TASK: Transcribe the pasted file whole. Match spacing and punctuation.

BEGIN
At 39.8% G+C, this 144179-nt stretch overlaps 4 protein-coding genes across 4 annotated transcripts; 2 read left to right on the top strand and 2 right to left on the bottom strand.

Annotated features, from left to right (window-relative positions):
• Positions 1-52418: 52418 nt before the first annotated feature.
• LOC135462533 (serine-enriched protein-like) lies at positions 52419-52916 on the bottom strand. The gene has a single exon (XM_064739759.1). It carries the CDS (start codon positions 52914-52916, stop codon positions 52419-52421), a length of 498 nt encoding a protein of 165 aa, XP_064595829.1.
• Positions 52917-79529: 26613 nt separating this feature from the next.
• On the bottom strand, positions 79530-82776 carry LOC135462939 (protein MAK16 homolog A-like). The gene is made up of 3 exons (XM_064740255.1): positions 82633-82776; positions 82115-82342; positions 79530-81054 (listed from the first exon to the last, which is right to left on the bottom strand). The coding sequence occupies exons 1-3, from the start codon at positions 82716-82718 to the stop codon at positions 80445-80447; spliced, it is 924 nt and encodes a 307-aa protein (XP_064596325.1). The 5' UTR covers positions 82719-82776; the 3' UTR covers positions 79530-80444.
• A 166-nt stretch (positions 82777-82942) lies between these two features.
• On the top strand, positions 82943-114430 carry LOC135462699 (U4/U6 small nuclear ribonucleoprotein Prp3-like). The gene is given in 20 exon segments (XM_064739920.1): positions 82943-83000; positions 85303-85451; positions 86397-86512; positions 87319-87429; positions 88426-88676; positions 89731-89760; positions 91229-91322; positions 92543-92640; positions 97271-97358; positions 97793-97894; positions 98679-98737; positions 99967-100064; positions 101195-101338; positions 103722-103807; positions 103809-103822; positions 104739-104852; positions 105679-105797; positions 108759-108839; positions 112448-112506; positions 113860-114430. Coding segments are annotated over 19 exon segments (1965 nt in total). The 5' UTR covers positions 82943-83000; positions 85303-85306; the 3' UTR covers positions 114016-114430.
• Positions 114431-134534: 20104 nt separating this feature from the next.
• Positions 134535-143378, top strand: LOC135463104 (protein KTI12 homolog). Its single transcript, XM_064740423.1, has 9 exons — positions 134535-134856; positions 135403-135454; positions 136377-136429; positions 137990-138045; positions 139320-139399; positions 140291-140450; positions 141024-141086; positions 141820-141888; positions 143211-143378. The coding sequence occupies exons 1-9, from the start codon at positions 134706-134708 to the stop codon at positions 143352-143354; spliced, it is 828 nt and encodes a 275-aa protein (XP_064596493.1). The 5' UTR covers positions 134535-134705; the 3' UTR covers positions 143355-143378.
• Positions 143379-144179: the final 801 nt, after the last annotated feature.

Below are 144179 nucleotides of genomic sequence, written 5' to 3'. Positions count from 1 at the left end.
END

At 39.8% G+C, this 144179-nt stretch overlaps 4 protein-coding genes across 4 annotated transcripts; 2 read left to right on the top strand and 2 right to left on the bottom strand.

Annotated features, from left to right (window-relative positions):
• Positions 1-52418: 52418 nt before the first annotated feature.
• LOC135462533 (serine-enriched protein-like) lies at positions 52419-52916 on the bottom strand. The gene has a single exon (XM_064739759.1). It carries the CDS (start codon positions 52914-52916, stop codon positions 52419-52421), a length of 498 nt encoding a protein of 165 aa, XP_064595829.1.
• Positions 52917-79529: 26613 nt separating this feature from the next.
• On the bottom strand, positions 79530-82776 carry LOC135462939 (protein MAK16 homolog A-like). The gene is made up of 3 exons (XM_064740255.1): positions 82633-82776; positions 82115-82342; positions 79530-81054 (listed from the first exon to the last, which is right to left on the bottom strand). The coding sequence occupies exons 1-3, from the start codon at positions 82716-82718 to the stop codon at positions 80445-80447; spliced, it is 924 nt and encodes a 307-aa protein (XP_064596325.1). The 5' UTR covers positions 82719-82776; the 3' UTR covers positions 79530-80444.
• A 166-nt stretch (positions 82777-82942) lies between these two features.
• On the top strand, positions 82943-114430 carry LOC135462699 (U4/U6 small nuclear ribonucleoprotein Prp3-like). The gene is given in 20 exon segments (XM_064739920.1): positions 82943-83000; positions 85303-85451; positions 86397-86512; positions 87319-87429; positions 88426-88676; positions 89731-89760; positions 91229-91322; positions 92543-92640; positions 97271-97358; positions 97793-97894; positions 98679-98737; positions 99967-100064; positions 101195-101338; positions 103722-103807; positions 103809-103822; positions 104739-104852; positions 105679-105797; positions 108759-108839; positions 112448-112506; positions 113860-114430. Coding segments are annotated over 19 exon segments (1965 nt in total). The 5' UTR covers positions 82943-83000; positions 85303-85306; the 3' UTR covers positions 114016-114430.
• Positions 114431-134534: 20104 nt separating this feature from the next.
• Positions 134535-143378, top strand: LOC135463104 (protein KTI12 homolog). Its single transcript, XM_064740423.1, has 9 exons — positions 134535-134856; positions 135403-135454; positions 136377-136429; positions 137990-138045; positions 139320-139399; positions 140291-140450; positions 141024-141086; positions 141820-141888; positions 143211-143378. The coding sequence occupies exons 1-9, from the start codon at positions 134706-134708 to the stop codon at positions 143352-143354; spliced, it is 828 nt and encodes a 275-aa protein (XP_064596493.1). The 5' UTR covers positions 134535-134705; the 3' UTR covers positions 143355-143378.
• Positions 143379-144179: the final 801 nt, after the last annotated feature.

Below are 144179 nucleotides of genomic sequence, written 5' to 3'. Positions count from 1 at the left end.